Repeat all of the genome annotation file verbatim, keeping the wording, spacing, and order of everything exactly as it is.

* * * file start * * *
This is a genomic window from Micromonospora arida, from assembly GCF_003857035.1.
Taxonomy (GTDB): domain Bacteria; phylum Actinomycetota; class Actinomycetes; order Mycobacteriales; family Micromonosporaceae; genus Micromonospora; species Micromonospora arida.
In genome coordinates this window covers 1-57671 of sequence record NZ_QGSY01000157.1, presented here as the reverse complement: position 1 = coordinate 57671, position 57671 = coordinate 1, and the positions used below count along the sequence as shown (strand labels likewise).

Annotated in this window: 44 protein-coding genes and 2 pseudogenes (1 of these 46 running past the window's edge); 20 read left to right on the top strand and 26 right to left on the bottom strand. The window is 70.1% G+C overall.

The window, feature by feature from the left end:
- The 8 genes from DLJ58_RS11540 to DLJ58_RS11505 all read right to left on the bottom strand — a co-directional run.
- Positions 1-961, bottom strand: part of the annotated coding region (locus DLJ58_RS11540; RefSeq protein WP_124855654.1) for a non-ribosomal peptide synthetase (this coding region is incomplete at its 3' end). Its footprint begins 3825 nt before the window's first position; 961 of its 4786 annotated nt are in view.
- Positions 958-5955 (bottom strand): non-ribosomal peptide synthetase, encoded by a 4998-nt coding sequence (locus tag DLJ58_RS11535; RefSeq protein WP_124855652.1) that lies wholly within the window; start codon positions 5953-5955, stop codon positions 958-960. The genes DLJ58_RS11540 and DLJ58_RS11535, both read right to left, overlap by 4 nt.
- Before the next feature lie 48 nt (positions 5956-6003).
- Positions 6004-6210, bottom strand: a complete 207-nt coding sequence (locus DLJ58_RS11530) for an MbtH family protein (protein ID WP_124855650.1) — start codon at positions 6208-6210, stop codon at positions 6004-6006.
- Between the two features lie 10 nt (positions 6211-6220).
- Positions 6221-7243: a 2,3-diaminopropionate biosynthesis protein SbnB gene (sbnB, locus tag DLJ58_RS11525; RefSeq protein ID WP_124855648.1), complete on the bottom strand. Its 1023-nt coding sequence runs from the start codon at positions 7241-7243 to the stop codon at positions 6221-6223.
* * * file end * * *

This is a genomic window from Micromonospora arida, from assembly GCF_003857035.1.
Taxonomy (GTDB): domain Bacteria; phylum Actinomycetota; class Actinomycetes; order Mycobacteriales; family Micromonosporaceae; genus Micromonospora; species Micromonospora arida.
In genome coordinates this window covers 1-57671 of sequence record NZ_QGSY01000157.1, presented here as the reverse complement: position 1 = coordinate 57671, position 57671 = coordinate 1, and the positions used below count along the sequence as shown (strand labels likewise).

Annotated in this window: 44 protein-coding genes and 2 pseudogenes (1 of these 46 running past the window's edge); 20 read left to right on the top strand and 26 right to left on the bottom strand. The window is 70.1% G+C overall.

The window, feature by feature from the left end:
- The 8 genes from DLJ58_RS11540 to DLJ58_RS11505 all read right to left on the bottom strand — a co-directional run.
- Positions 1-961, bottom strand: part of the annotated coding region (locus DLJ58_RS11540; RefSeq protein WP_124855654.1) for a non-ribosomal peptide synthetase (this coding region is incomplete at its 3' end). Its footprint begins 3825 nt before the window's first position; 961 of its 4786 annotated nt are in view.
- Positions 958-5955 (bottom strand): non-ribosomal peptide synthetase, encoded by a 4998-nt coding sequence (locus tag DLJ58_RS11535; RefSeq protein WP_124855652.1) that lies wholly within the window; start codon positions 5953-5955, stop codon positions 958-960. The genes DLJ58_RS11540 and DLJ58_RS11535, both read right to left, overlap by 4 nt.
- Before the next feature lie 48 nt (positions 5956-6003).
- Positions 6004-6210, bottom strand: a complete 207-nt coding sequence (locus DLJ58_RS11530) for an MbtH family protein (protein ID WP_124855650.1) — start codon at positions 6208-6210, stop codon at positions 6004-6006.
- Between the two features lie 10 nt (positions 6211-6220).
- Positions 6221-7243: a 2,3-diaminopropionate biosynthesis protein SbnB gene (sbnB, locus tag DLJ58_RS11525; RefSeq protein ID WP_124855648.1), complete on the bottom strand. Its 1023-nt coding sequence runs from the start codon at positions 7241-7243 to the stop codon at positions 6221-6223.